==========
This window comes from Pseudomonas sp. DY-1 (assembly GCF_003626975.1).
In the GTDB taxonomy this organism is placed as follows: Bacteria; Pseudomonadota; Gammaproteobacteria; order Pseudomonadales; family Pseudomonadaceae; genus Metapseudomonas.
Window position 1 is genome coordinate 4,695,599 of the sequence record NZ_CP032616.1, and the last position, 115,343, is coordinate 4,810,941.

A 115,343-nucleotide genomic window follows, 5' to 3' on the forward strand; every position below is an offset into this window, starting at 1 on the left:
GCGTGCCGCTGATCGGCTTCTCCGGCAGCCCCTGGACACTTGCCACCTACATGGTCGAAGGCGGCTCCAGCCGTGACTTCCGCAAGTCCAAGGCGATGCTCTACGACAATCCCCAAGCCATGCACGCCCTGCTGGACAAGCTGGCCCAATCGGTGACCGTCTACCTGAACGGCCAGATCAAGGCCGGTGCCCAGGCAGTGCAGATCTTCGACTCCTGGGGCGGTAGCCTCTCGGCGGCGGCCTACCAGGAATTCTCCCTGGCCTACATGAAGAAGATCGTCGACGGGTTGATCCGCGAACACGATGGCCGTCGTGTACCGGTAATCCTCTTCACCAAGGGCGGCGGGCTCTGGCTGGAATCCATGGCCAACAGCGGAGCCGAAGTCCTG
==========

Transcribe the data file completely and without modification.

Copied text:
This window comes from Pseudomonas sp. DY-1 (assembly GCF_003626975.1).
In the GTDB taxonomy this organism is placed as follows: Bacteria; Pseudomonadota; Gammaproteobacteria; order Pseudomonadales; family Pseudomonadaceae; genus Metapseudomonas.
Window position 1 is genome coordinate 4,695,599 of the sequence record NZ_CP032616.1, and the last position, 115,343, is coordinate 4,810,941.

A 115,343-nucleotide genomic window follows, 5' to 3' on the forward strand; every position below is an offset into this window, starting at 1 on the left:
GCGTGCCGCTGATCGGCTTCTCCGGCAGCCCCTGGACACTTGCCACCTACATGGTCGAAGGCGGCTCCAGCCGTGACTTCCGCAAGTCCAAGGCGATGCTCTACGACAATCCCCAAGCCATGCACGCCCTGCTGGACAAGCTGGCCCAATCGGTGACCGTCTACCTGAACGGCCAGATCAAGGCCGGTGCCCAGGCAGTGCAGATCTTCGACTCCTGGGGCGGTAGCCTCTCGGCGGCGGCCTACCAGGAATTCTCCCTGGCCTACATGAAGAAGATCGTCGACGGGTTGATCCGCGAACACGATGGCCGTCGTGTACCGGTAATCCTCTTCACCAAGGGCGGCGGGCTCTGGCTGGAATCCATGGCCAACAGCGGAGCCGAAGTCCTG